One of the things about King that I love is that although the horror comes from supernatural beings, it’s truly the actions of the people that have caused it. The death of innocents (such as children and pets) is always horrendous, but the ways that people act afterwards? The decisions that they make? There is something FAR more unsettling about that than anything else…
Title: IT Author: Stephen King Rating Out of 5: 5 (I will read this again and again and again) My Bookshelves:Horror, Thriller Dates read: 22nd June – 11th October 2019 Pace: Slow Format: Novel Publisher: Hodder Year: 1986 5th sentence, 74th page: The door had opened at quarter past nine and in he had ambled, wearing jeans and a GO ‘BAMA tee-shirt and his old engineer boots, looking like he’d come from no farther away than cross-town.
It is the children who see – and feel – what makes the small townh of Derry so horribly different. In the storm drains, in the sewers, IT lurks, taking on the shape of every nightmare, each one’s deepest dread. Sometimes IT reaches up, seizing, tearing, killing…
Time passes and the children grow up, move away and forget. Until they are called back, once more to confront IT as it stirs and coils in the sullen depths of their memories, reaching up again to make their past nightmares a terrible present reality.
This is my first ever Stephen King. It’s also my first ever full-length horror novel. I was kind of scared to start it – horror is not a literary genre I’ve really spent much time with… but man am I glad that I did! Totally understand why so many people love Stephen King, and now I want to fill my shelves with his terrifying tales too…
When I started reading this book, I was really wigged out by the fact that King dedicated his book to his children. After finishing it? I’m even more creeped out. This is a book about a gruesome apparition of the night killing children… and he dedicated it to his children. Dude. Not cool. But the story also highlights the importance of children and their imagination as our future… so maybe it makes sense?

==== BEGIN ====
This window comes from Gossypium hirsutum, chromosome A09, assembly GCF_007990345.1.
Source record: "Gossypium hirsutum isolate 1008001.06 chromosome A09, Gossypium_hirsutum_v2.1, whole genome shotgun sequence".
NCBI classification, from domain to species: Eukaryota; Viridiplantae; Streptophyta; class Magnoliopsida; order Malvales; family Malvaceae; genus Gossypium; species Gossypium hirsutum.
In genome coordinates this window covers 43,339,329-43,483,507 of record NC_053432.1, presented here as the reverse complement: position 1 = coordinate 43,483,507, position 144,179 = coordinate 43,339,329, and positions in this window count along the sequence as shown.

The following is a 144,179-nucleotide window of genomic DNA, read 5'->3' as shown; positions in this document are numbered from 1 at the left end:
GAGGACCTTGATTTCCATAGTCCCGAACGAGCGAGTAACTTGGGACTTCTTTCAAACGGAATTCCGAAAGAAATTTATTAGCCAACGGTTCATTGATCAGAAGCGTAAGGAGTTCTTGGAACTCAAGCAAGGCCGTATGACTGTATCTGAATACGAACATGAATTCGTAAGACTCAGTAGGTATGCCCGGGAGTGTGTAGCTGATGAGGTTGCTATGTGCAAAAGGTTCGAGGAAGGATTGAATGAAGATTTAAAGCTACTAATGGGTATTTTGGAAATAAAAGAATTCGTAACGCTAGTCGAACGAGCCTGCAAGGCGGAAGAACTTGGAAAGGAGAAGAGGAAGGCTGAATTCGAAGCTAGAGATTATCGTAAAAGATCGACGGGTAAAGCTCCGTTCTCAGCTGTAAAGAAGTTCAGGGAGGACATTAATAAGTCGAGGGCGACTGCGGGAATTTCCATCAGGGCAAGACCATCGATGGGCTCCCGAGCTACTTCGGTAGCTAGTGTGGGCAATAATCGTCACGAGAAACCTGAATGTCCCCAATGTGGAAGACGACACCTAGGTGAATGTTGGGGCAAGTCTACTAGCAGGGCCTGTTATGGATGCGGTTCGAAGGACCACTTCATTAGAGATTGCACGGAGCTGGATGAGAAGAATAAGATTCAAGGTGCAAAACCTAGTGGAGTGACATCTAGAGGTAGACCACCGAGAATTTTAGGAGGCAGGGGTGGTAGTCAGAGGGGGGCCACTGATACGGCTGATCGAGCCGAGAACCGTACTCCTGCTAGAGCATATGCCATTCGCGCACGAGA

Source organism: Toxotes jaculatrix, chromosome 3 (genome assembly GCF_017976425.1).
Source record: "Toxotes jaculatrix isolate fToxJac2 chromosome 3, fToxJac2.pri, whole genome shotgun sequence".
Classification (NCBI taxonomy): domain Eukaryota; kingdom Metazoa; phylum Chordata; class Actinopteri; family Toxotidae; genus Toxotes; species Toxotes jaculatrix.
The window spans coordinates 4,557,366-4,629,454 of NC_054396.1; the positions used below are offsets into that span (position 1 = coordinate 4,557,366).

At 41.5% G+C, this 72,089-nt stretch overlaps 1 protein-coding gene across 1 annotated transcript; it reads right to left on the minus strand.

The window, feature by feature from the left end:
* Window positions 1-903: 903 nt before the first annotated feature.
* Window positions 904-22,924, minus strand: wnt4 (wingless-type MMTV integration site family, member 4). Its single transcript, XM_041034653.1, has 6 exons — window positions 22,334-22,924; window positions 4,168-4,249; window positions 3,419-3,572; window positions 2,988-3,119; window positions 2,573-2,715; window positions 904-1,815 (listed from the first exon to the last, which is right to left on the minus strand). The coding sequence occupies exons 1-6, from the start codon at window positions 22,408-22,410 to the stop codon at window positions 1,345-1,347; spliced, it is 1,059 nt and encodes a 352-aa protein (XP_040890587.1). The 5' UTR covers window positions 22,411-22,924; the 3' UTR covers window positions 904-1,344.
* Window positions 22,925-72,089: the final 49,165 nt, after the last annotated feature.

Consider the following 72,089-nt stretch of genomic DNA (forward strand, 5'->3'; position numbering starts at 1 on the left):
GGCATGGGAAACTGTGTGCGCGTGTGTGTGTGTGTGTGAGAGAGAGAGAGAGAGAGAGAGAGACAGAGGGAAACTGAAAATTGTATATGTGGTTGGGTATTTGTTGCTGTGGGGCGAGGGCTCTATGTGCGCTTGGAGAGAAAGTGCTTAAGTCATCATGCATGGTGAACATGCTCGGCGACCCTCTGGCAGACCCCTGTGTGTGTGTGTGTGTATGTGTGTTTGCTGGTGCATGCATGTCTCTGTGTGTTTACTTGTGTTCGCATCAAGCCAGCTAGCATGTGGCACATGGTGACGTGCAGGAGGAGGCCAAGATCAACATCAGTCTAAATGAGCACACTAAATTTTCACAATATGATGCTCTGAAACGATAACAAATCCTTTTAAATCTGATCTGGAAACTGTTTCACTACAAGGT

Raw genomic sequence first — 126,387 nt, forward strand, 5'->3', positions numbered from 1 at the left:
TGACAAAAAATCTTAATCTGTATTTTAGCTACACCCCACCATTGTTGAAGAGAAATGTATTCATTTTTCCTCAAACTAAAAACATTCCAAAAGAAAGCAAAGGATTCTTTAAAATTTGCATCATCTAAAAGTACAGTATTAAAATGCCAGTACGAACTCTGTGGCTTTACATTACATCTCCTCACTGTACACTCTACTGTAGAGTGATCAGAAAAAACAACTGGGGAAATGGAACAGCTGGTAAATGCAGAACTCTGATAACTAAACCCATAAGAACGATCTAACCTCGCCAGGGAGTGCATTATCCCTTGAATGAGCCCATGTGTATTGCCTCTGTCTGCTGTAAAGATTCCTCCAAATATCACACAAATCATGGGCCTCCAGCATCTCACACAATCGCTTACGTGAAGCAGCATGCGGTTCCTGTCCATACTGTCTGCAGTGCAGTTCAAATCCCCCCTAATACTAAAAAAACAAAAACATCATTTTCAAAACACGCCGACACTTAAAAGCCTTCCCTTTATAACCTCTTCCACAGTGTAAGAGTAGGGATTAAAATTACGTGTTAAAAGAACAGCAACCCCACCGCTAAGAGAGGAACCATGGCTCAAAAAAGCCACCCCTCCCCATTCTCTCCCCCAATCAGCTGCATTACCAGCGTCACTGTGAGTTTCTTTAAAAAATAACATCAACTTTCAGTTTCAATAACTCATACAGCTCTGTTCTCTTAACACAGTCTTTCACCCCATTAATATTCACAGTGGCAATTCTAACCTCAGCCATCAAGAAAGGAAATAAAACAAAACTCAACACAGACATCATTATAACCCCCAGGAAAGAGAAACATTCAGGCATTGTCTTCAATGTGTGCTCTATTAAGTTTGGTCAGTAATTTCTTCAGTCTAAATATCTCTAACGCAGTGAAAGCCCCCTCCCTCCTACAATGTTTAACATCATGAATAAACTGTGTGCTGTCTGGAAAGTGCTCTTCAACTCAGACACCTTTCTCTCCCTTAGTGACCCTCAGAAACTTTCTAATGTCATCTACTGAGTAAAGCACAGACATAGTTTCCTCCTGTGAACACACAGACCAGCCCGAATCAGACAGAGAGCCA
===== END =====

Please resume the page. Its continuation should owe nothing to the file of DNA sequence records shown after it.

IT wasn’t as terrifying as I was expecting. Don’t get
me wrong, I couldn’t read it late at night, or when I was going to spend the
night alone… but it just wasn’t quite as horrifyingly terrifying as I expected.
I could actually sleep each night after reading it, and I really wasn’t
expecting that. Instead of making me jump at too many shadows, I felt uncomfortable
about the state of the world and what people are willing to do to one another. Particularly
Beverly’s story… after all, she’s the only woman and so much of what she goes
through is what I, myself am terrified of. Each of the seven in fact go through
horrors that are human induced. It’s not so much the creature of IT that terrifies…
but the things he manages to convince other humans to do to one another…
I loved how the timeline for this tale flickers. Jumping between their childhood (the 50s) and adulthood (80s) two different stories that are eerily familiar echo one another. I loved the parallel storylines and the mystery of just what happened underground. Instead of giving anything away, you have to read to the end to find out how both storylines end. It’s almost impossible to put down, even if it is over 1,000 pages! Definitely a great introduction to the writings and insane inner workings of Stephen King.